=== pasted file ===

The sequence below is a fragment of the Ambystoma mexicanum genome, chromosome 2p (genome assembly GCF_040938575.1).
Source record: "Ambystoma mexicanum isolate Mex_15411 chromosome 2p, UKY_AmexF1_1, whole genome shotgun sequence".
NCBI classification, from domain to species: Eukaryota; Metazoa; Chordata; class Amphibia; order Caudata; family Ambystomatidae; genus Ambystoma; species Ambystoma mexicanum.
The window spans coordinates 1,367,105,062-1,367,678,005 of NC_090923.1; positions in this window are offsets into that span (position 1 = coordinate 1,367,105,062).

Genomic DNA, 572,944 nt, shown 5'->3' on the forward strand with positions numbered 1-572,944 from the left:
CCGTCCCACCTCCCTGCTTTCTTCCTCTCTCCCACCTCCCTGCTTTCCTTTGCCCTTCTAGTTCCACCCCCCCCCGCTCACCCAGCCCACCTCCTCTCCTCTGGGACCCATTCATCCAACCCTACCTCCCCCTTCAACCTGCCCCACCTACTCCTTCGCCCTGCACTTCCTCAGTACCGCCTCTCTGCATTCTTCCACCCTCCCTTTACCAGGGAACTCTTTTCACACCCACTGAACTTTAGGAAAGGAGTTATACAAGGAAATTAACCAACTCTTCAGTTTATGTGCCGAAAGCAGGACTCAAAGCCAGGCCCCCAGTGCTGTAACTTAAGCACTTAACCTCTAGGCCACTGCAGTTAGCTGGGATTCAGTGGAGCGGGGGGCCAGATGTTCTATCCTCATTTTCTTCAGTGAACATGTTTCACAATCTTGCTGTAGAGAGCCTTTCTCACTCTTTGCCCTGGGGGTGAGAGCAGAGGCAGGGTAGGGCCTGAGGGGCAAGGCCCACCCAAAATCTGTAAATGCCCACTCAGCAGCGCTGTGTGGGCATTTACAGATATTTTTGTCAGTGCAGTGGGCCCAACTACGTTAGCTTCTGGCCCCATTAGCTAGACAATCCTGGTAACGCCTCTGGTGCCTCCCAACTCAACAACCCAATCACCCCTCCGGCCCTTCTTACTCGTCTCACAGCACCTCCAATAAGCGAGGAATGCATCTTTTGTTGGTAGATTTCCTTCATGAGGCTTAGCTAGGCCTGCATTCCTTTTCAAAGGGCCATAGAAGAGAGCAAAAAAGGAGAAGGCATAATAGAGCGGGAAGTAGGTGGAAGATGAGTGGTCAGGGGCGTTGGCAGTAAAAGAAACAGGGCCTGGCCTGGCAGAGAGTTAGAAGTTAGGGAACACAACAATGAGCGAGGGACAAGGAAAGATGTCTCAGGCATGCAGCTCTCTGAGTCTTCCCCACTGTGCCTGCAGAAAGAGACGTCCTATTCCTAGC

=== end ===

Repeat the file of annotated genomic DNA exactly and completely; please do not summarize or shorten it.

The sequence below is a fragment of the Ambystoma mexicanum genome, chromosome 2p (genome assembly GCF_040938575.1).
Source record: "Ambystoma mexicanum isolate Mex_15411 chromosome 2p, UKY_AmexF1_1, whole genome shotgun sequence".
NCBI classification, from domain to species: Eukaryota; Metazoa; Chordata; class Amphibia; order Caudata; family Ambystomatidae; genus Ambystoma; species Ambystoma mexicanum.
The window spans coordinates 1,367,105,062-1,367,678,005 of NC_090923.1; positions in this window are offsets into that span (position 1 = coordinate 1,367,105,062).

Genomic DNA, 572,944 nt, shown 5'->3' on the forward strand with positions numbered 1-572,944 from the left:
CCGTCCCACCTCCCTGCTTTCTTCCTCTCTCCCACCTCCCTGCTTTCCTTTGCCCTTCTAGTTCCACCCCCCCCCGCTCACCCAGCCCACCTCCTCTCCTCTGGGACCCATTCATCCAACCCTACCTCCCCCTTCAACCTGCCCCACCTACTCCTTCGCCCTGCACTTCCTCAGTACCGCCTCTCTGCATTCTTCCACCCTCCCTTTACCAGGGAACTCTTTTCACACCCACTGAACTTTAGGAAAGGAGTTATACAAGGAAATTAACCAACTCTTCAGTTTATGTGCCGAAAGCAGGACTCAAAGCCAGGCCCCCAGTGCTGTAACTTAAGCACTTAACCTCTAGGCCACTGCAGTTAGCTGGGATTCAGTGGAGCGGGGGGCCAGATGTTCTATCCTCATTTTCTTCAGTGAACATGTTTCACAATCTTGCTGTAGAGAGCCTTTCTCACTCTTTGCCCTGGGGGTGAGAGCAGAGGCAGGGTAGGGCCTGAGGGGCAAGGCCCACCCAAAATCTGTAAATGCCCACTCAGCAGCGCTGTGTGGGCATTTACAGATATTTTTGTCAGTGCAGTGGGCCCAACTACGTTAGCTTCTGGCCCCATTAGCTAGACAATCCTGGTAACGCCTCTGGTGCCTCCCAACTCAACAACCCAATCACCCCTCCGGCCCTTCTTACTCGTCTCACAGCACCTCCAATAAGCGAGGAATGCATCTTTTGTTGGTAGATTTCCTTCATGAGGCTTAGCTAGGCCTGCATTCCTTTTCAAAGGGCCATAGAAGAGAGCAAAAAAGGAGAAGGCATAATAGAGCGGGAAGTAGGTGGAAGATGAGTGGTCAGGGGCGTTGGCAGTAAAAGAAACAGGGCCTGGCCTGGCAGAGAGTTAGAAGTTAGGGAACACAACAATGAGCGAGGGACAAGGAAAGATGTCTCAGGCATGCAGCTCTCTGAGTCTTCCCCACTGTGCCTGCAGAAAGAGACGTCCTATTCCTAGC